As we came out of the house earlier this week, we were greeting by what I hope will be the last snow of the year. The temperatures are getting warmer and visitors are heading to the various Maple Syrup festivals with the promise of fresh syrup and pancakes.
Here’s a little window in your pastor - I love pancakes and fresh maple syrup.
There’s just something about the “maplely-sweetness” with a fresh cup of coffee that I love. I enjoyed accompanying Parker’s school class last spring to the sugar shack at Mountsberg. And while they didn’t serve pancakes, we did get a taste of fresh syrup.
An acquaintance of mine makes his own syrup. He lives on a piece of property outside London will a forest full of maple trees and he thought he would try his hand at making his own “maplely-sweet goodness”. But he is finding that the work is very intensive. He is not averse to hard work but did you know that it takes 40 litres of sap to make 1 litre of syrup? That’s a lot of trekking through the bush, hauling pails, and spending time boiling it down. Maple syrup is precious not only because of the taste but also because of the work involved in producing it.
This reminds me of the hard work of making relationships with people who don’t know Jesus….. yet. It takes a lot of time and energy to develop friendships and relationships that might eventually end up in some sort of spiritual conversation and gospel presentation.
Jesus said that we are to “make disciples” (Matt 28) as we are going about our life. But how can we be making disciples if we are not doing the work of being connected to people who might never know the powerful love of Jesus? I think we can become very complacent - and dare I say, spiritually lazy by just keeping to our safe little groups and never working, talking and sharing life with people who have never heard the message of Jesus. Jesus spent his time with people who didn’t know about God’s love for them – and he prioritized his time to be with those people and share the message of the Kingdom of God.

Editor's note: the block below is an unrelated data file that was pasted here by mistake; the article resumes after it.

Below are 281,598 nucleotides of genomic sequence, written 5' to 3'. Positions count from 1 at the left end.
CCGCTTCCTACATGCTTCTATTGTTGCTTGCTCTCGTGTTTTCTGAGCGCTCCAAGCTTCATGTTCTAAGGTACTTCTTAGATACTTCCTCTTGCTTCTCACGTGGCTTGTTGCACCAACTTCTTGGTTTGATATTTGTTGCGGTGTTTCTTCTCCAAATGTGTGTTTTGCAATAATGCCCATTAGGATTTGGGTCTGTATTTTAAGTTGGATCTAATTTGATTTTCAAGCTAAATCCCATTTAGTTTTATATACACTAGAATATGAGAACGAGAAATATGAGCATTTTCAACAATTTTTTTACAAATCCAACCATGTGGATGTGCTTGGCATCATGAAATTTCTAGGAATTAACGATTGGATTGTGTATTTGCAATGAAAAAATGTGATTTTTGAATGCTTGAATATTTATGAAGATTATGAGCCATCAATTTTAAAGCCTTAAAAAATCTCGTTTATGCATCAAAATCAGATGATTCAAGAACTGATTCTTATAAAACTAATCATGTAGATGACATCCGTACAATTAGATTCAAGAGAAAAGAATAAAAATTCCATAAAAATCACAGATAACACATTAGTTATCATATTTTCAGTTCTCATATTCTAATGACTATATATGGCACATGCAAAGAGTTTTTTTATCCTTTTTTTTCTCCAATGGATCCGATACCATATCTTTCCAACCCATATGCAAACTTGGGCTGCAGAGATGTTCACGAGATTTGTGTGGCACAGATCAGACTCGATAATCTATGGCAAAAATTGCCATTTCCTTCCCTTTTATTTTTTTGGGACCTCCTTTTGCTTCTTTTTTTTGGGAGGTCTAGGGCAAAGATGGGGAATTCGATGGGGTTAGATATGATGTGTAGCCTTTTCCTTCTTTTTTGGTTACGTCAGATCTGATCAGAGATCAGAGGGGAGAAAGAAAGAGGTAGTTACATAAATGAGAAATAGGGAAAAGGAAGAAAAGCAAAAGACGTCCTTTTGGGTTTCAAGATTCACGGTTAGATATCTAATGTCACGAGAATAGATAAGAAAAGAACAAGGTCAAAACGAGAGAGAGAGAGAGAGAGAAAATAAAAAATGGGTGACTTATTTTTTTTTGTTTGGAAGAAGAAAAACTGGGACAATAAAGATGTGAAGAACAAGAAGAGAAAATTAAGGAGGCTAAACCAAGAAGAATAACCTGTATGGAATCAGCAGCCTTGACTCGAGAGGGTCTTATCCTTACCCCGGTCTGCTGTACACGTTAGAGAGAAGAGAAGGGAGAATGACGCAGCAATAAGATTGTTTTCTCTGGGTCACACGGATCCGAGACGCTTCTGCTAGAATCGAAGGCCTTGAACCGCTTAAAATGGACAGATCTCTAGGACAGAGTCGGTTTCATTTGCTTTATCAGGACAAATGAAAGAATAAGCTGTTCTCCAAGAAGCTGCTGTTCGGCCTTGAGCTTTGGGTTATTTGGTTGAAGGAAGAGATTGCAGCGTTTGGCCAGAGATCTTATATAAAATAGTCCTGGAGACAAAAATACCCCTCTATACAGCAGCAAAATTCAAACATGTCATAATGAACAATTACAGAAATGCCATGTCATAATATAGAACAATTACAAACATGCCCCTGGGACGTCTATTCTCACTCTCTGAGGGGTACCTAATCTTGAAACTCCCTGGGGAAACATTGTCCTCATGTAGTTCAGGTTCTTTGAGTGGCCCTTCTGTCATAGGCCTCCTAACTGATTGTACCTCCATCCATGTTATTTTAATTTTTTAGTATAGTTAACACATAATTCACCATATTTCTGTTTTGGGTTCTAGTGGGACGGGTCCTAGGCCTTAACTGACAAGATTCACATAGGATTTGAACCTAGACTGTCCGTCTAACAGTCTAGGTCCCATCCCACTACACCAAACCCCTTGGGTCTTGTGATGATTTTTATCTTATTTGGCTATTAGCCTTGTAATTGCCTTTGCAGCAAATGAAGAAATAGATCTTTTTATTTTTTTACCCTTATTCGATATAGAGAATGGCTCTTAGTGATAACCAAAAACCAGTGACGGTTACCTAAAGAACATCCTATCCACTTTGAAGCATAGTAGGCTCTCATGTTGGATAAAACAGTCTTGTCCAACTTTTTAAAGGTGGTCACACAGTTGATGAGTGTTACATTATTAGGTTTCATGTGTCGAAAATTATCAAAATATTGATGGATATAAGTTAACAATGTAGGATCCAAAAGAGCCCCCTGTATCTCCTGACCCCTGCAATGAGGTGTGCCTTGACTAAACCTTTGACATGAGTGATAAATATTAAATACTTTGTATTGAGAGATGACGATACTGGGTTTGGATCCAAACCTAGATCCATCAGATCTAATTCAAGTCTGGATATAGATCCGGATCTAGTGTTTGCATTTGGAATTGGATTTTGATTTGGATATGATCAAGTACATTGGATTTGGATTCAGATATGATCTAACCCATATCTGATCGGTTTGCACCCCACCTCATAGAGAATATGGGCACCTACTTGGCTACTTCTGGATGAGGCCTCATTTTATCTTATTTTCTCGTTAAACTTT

It might take less than a 40:1 ratio of relationships to spiritual conversations but the work is hard nonetheless. People need to know that they are loved and cared for before they will open up their hearts and minds to the significant questions that Jesus is asking us to ask of people.
So, let me close with a three questions to make us think today…
Are you committed to obeying Jesus command to “make disciples”? It all starts here… I talk a lot about this question here at Calvary but if we don’t believe it that we need to obey Jesus, then we can stop the discussion here.
But if you do believe it (and I really hope you do) , here’s a couple more questions….
Where are you intentionally finding time in your schedule to be with people who don’t know Jesus? This might require a change in your calendar and prioritize but it is worth it. Yes, it will be counter-cultural, especially when we need live by the ethics and values of the Kingdom, but we can live wisely without giving in to sin or unwise behaviour.
Are we asking people the right questions? It’s one thing to spend our time with people who don’t know Jesus but there is going to come a time where we are going to have to ask questions about spiritual life and eternity. Are you doing this? If we truly believe that issues of faith in Jesus are critical, we need to be asking these questions in love.
So, when you are enjoying your maple syrup this spring, think about the work that went into making it and then compare that work with working to build relationships with people who don’t know Jesus. By faith, when they do respond to the Gospel, the reward will be sweet and all the praise goes to Jesus to is at work in you and His church.
Pastor Aaron Groat
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